Since being dubbed by the EPA in 1969 and reported to American homes by Walter Cronkite as the “Dirtiest City in America”, the City of Chattanooga has been hard at work reversing the negative impacts of local industry on its air, land, and water quality. Following years of mitigation, the community and local government came together to draft a Climate Action Plan in 2009. An Executive Order was then issued in 2012 with ambitious energy, greenhouse gas and waste reduction goals. As a way to plan, measure and manage our progress toward these prescribed energy reduction goals, Mayor Andy Berke has signed the City of Chattanooga on to the Better Buildings Challenge.
Chattanooga has committed 2 million square feet of its municipal building portfolio to the Better Buildings Challenge, including over 200 individual facilities. Buildings include City Hall, City Council, the Downtown Public Library, Development Resource Center (housing the department of Public Works and the Chattanooga-Hamilton County Regional Planning Agency), Police and Fire Department facilities, Youth and Family Development Centers, and other administrative buildings. Most importantly, the portfolio includes the Moccasin Bend Waste Water Treatment Plant, which services a six-county area, and is by far the largest energy consumer of the city’s owned and operated facilities.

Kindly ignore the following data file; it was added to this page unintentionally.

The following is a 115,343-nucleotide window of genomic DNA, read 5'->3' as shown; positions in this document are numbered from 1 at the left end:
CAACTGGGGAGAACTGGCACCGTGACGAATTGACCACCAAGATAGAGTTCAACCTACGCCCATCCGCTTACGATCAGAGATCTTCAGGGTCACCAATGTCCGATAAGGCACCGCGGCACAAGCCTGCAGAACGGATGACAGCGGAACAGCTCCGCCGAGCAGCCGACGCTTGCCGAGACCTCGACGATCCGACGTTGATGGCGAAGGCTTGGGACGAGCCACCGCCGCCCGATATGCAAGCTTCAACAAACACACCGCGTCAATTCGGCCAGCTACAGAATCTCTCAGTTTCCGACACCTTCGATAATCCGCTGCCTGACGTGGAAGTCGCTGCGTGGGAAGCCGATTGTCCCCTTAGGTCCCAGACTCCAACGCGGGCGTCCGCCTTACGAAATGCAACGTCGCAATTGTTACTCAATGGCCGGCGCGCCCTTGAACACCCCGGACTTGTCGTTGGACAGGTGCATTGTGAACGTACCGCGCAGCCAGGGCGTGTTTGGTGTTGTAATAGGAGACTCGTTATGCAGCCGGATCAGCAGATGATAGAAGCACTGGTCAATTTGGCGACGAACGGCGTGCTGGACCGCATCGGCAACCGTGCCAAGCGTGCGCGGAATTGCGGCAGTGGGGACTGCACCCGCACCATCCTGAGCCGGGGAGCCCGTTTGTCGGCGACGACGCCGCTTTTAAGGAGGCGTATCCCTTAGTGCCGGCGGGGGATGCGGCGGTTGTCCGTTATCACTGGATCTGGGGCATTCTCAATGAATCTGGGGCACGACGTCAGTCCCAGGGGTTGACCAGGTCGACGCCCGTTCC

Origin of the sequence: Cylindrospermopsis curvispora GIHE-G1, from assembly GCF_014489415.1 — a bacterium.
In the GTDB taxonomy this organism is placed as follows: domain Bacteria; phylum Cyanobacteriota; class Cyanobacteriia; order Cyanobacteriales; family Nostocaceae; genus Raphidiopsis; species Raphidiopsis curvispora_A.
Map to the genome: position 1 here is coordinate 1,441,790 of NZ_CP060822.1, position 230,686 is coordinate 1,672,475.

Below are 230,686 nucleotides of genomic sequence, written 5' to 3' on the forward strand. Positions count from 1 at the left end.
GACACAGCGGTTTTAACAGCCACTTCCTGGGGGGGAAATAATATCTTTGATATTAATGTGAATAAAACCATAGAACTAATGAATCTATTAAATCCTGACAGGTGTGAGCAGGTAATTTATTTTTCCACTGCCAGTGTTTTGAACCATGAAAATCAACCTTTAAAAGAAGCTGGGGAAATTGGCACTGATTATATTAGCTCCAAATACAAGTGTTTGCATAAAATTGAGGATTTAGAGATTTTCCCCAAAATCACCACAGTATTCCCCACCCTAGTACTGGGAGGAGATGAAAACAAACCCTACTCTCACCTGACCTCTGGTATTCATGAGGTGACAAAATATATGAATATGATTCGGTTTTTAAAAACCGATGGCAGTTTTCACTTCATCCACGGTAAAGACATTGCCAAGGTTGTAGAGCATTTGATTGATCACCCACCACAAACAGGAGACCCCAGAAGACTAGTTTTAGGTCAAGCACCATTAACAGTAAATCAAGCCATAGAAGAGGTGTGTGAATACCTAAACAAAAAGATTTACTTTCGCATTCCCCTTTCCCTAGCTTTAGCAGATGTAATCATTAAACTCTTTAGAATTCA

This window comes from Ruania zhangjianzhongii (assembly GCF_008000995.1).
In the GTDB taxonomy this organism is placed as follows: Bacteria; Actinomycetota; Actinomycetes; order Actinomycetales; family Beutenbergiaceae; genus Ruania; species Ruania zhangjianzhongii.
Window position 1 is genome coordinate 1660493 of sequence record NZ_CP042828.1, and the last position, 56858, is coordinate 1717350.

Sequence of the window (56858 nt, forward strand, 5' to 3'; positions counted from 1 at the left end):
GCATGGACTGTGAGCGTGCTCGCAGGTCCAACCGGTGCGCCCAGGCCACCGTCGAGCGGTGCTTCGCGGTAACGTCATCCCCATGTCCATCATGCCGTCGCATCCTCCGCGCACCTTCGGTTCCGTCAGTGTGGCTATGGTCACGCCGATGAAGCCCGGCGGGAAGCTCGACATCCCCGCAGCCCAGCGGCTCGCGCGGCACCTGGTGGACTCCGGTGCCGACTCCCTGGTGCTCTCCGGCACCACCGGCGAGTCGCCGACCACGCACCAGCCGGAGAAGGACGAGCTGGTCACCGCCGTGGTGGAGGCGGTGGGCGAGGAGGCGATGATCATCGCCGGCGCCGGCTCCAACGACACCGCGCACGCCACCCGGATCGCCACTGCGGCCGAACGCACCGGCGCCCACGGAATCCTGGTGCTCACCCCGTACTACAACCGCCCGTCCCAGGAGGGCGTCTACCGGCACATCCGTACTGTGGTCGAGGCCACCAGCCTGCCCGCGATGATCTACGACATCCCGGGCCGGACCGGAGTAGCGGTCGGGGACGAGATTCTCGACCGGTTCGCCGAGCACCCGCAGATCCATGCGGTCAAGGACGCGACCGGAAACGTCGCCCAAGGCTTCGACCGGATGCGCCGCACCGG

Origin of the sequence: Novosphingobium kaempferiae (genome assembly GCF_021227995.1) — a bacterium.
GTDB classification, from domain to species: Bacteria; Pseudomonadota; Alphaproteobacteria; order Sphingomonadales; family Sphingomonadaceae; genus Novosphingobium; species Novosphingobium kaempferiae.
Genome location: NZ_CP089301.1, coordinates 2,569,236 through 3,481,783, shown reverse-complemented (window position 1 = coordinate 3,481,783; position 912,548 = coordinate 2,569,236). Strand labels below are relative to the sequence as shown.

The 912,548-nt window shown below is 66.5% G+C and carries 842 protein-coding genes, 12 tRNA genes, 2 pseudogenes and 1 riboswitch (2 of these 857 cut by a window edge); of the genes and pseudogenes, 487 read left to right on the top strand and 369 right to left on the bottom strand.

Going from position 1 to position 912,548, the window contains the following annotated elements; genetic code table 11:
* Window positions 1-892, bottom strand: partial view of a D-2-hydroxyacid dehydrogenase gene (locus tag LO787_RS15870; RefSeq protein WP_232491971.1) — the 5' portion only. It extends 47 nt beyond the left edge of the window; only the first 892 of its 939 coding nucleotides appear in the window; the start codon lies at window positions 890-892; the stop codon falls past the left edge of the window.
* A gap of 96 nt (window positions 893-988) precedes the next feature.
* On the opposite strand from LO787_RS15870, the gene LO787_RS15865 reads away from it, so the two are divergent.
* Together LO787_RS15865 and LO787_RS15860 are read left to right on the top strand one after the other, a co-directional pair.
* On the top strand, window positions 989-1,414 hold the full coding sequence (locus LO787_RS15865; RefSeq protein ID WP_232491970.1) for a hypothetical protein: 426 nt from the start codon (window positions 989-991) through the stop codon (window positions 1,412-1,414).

In addition to the commitment of the city’s municipal building portfolio, the City of Chattanooga is engaging the community at large to join the Challenge. Through partnerships with the Electric Power Board (EPB), Tennessee Valley Authority (TVA), Chamber of Commerce and others, the city aims to provide vital resources and guidance to potential program engagement partners, including local businesses, schools, home owners and industry. Further, the city has formed a Stakeholder Advisory Group, which will be comprised of key area representatives, to provide transparency and an opportunity for input in the city’s challenge, while also creating a forum for information sharing, collaboration and engagement in the program.
|20%Reduction in Energy Intensity||Progress|
|13%Cumulative (vs. Baseline)|